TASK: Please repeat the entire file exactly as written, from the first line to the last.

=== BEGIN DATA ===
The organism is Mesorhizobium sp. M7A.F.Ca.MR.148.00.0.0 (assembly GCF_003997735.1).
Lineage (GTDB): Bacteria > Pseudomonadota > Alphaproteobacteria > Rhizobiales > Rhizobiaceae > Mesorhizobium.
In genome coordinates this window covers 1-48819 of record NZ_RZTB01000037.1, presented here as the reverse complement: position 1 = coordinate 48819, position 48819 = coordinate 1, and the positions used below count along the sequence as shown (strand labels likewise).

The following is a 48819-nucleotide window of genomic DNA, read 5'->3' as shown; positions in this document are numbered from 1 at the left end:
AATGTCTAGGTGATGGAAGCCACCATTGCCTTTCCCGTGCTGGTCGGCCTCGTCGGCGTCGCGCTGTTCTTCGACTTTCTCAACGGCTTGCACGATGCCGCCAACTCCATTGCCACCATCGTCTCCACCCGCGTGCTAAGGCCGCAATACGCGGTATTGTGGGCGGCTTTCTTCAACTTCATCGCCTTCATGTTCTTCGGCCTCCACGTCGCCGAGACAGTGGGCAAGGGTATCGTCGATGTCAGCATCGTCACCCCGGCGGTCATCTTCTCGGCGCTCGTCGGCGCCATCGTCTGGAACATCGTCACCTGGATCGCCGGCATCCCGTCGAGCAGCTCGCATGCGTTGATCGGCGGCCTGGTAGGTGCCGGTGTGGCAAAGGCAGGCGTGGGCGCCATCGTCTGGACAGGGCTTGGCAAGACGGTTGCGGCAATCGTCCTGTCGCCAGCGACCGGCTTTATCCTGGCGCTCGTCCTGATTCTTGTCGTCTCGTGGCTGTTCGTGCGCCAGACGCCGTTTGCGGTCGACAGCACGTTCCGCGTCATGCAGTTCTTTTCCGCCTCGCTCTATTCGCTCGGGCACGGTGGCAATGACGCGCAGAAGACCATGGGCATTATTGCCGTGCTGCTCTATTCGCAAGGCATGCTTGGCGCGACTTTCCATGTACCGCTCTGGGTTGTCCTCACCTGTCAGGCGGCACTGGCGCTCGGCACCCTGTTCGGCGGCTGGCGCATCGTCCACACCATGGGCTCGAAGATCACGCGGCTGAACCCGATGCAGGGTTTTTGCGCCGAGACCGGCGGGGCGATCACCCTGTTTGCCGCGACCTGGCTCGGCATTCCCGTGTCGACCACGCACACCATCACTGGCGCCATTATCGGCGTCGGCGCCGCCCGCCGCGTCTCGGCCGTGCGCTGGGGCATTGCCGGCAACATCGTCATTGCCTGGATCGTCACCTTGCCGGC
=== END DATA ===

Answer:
The organism is Mesorhizobium sp. M7A.F.Ca.MR.148.00.0.0 (assembly GCF_003997735.1).
Lineage (GTDB): Bacteria > Pseudomonadota > Alphaproteobacteria > Rhizobiales > Rhizobiaceae > Mesorhizobium.
In genome coordinates this window covers 1-48819 of record NZ_RZTB01000037.1, presented here as the reverse complement: position 1 = coordinate 48819, position 48819 = coordinate 1, and the positions used below count along the sequence as shown (strand labels likewise).

The following is a 48819-nucleotide window of genomic DNA, read 5'->3' as shown; positions in this document are numbered from 1 at the left end:
AATGTCTAGGTGATGGAAGCCACCATTGCCTTTCCCGTGCTGGTCGGCCTCGTCGGCGTCGCGCTGTTCTTCGACTTTCTCAACGGCTTGCACGATGCCGCCAACTCCATTGCCACCATCGTCTCCACCCGCGTGCTAAGGCCGCAATACGCGGTATTGTGGGCGGCTTTCTTCAACTTCATCGCCTTCATGTTCTTCGGCCTCCACGTCGCCGAGACAGTGGGCAAGGGTATCGTCGATGTCAGCATCGTCACCCCGGCGGTCATCTTCTCGGCGCTCGTCGGCGCCATCGTCTGGAACATCGTCACCTGGATCGCCGGCATCCCGTCGAGCAGCTCGCATGCGTTGATCGGCGGCCTGGTAGGTGCCGGTGTGGCAAAGGCAGGCGTGGGCGCCATCGTCTGGACAGGGCTTGGCAAGACGGTTGCGGCAATCGTCCTGTCGCCAGCGACCGGCTTTATCCTGGCGCTCGTCCTGATTCTTGTCGTCTCGTGGCTGTTCGTGCGCCAGACGCCGTTTGCGGTCGACAGCACGTTCCGCGTCATGCAGTTCTTTTCCGCCTCGCTCTATTCGCTCGGGCACGGTGGCAATGACGCGCAGAAGACCATGGGCATTATTGCCGTGCTGCTCTATTCGCAAGGCATGCTTGGCGCGACTTTCCATGTACCGCTCTGGGTTGTCCTCACCTGTCAGGCGGCACTGGCGCTCGGCACCCTGTTCGGCGGCTGGCGCATCGTCCACACCATGGGCTCGAAGATCACGCGGCTGAACCCGATGCAGGGTTTTTGCGCCGAGACCGGCGGGGCGATCACCCTGTTTGCCGCGACCTGGCTCGGCATTCCCGTGTCGACCACGCACACCATCACTGGCGCCATTATCGGCGTCGGCGCCGCCCGCCGCGTCTCGGCCGTGCGCTGGGGCATTGCCGGCAACATCGTCATTGCCTGGATCGTCACCTTGCCGGC